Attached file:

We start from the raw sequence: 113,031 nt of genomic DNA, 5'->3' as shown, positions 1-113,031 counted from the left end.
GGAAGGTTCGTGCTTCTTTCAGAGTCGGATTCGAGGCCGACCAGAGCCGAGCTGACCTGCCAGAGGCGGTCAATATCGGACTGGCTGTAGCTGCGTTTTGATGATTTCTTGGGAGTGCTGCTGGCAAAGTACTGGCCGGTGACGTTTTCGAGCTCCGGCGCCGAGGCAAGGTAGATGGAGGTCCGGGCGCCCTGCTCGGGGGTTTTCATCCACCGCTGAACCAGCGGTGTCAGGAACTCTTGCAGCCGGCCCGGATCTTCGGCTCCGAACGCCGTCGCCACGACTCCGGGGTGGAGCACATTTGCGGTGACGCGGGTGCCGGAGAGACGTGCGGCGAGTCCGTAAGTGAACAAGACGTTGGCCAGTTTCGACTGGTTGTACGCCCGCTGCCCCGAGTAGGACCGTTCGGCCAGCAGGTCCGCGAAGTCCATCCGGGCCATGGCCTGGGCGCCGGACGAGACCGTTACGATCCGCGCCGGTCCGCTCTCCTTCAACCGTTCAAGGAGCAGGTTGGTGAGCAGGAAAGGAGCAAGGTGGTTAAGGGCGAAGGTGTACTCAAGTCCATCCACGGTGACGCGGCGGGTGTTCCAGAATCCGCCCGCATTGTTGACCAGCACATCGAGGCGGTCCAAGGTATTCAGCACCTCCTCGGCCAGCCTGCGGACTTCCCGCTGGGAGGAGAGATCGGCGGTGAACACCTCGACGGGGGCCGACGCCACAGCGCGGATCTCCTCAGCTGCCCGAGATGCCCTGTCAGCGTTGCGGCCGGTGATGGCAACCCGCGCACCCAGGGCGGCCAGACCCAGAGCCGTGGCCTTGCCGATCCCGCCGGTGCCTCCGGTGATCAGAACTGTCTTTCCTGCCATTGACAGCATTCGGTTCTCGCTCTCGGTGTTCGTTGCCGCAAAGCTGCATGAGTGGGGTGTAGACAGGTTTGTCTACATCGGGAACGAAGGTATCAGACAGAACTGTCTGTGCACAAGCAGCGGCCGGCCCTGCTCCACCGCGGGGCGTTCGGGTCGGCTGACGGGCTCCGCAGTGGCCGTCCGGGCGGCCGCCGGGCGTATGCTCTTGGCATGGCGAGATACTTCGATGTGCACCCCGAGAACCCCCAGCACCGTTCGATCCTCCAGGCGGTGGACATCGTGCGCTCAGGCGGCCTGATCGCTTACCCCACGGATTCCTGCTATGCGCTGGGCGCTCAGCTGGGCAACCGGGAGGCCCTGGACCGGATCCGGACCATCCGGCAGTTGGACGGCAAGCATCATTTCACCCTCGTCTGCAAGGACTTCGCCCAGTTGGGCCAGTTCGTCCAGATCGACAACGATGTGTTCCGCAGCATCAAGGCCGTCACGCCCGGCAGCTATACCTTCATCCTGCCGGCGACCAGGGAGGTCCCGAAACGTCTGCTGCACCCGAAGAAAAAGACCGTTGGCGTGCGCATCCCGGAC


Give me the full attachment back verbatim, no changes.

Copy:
We start from the raw sequence: 113,031 nt of genomic DNA, 5'->3' as shown, positions 1-113,031 counted from the left end.
GGAAGGTTCGTGCTTCTTTCAGAGTCGGATTCGAGGCCGACCAGAGCCGAGCTGACCTGCCAGAGGCGGTCAATATCGGACTGGCTGTAGCTGCGTTTTGATGATTTCTTGGGAGTGCTGCTGGCAAAGTACTGGCCGGTGACGTTTTCGAGCTCCGGCGCCGAGGCAAGGTAGATGGAGGTCCGGGCGCCCTGCTCGGGGGTTTTCATCCACCGCTGAACCAGCGGTGTCAGGAACTCTTGCAGCCGGCCCGGATCTTCGGCTCCGAACGCCGTCGCCACGACTCCGGGGTGGAGCACATTTGCGGTGACGCGGGTGCCGGAGAGACGTGCGGCGAGTCCGTAAGTGAACAAGACGTTGGCCAGTTTCGACTGGTTGTACGCCCGCTGCCCCGAGTAGGACCGTTCGGCCAGCAGGTCCGCGAAGTCCATCCGGGCCATGGCCTGGGCGCCGGACGAGACCGTTACGATCCGCGCCGGTCCGCTCTCCTTCAACCGTTCAAGGAGCAGGTTGGTGAGCAGGAAAGGAGCAAGGTGGTTAAGGGCGAAGGTGTACTCAAGTCCATCCACGGTGACGCGGCGGGTGTTCCAGAATCCGCCCGCATTGTTGACCAGCACATCGAGGCGGTCCAAGGTATTCAGCACCTCCTCGGCCAGCCTGCGGACTTCCCGCTGGGAGGAGAGATCGGCGGTGAACACCTCGACGGGGGCCGACGCCACAGCGCGGATCTCCTCAGCTGCCCGAGATGCCCTGTCAGCGTTGCGGCCGGTGATGGCAACCCGCGCACCCAGGGCGGCCAGACCCAGAGCCGTGGCCTTGCCGATCCCGCCGGTGCCTCCGGTGATCAGAACTGTCTTTCCTGCCATTGACAGCATTCGGTTCTCGCTCTCGGTGTTCGTTGCCGCAAAGCTGCATGAGTGGGGTGTAGACAGGTTTGTCTACATCGGGAACGAAGGTATCAGACAGAACTGTCTGTGCACAAGCAGCGGCCGGCCCTGCTCCACCGCGGGGCGTTCGGGTCGGCTGACGGGCTCCGCAGTGGCCGTCCGGGCGGCCGCCGGGCGTATGCTCTTGGCATGGCGAGATACTTCGATGTGCACCCCGAGAACCCCCAGCACCGTTCGATCCTCCAGGCGGTGGACATCGTGCGCTCAGGCGGCCTGATCGCTTACCCCACGGATTCCTGCTATGCGCTGGGCGCTCAGCTGGGCAACCGGGAGGCCCTGGACCGGATCCGGACCATCCGGCAGTTGGACGGCAAGCATCATTTCACCCTCGTCTGCAAGGACTTCGCCCAGTTGGGCCAGTTCGTCCAGATCGACAACGATGTGTTCCGCAGCATCAAGGCCGTCACGCCCGGCAGCTATACCTTCATCCTGCCGGCGACCAGGGAGGTCCCGAAACGTCTGCTGCACCCGAAGAAAAAGACCGTTGGCGTGCGCATCCCGGAC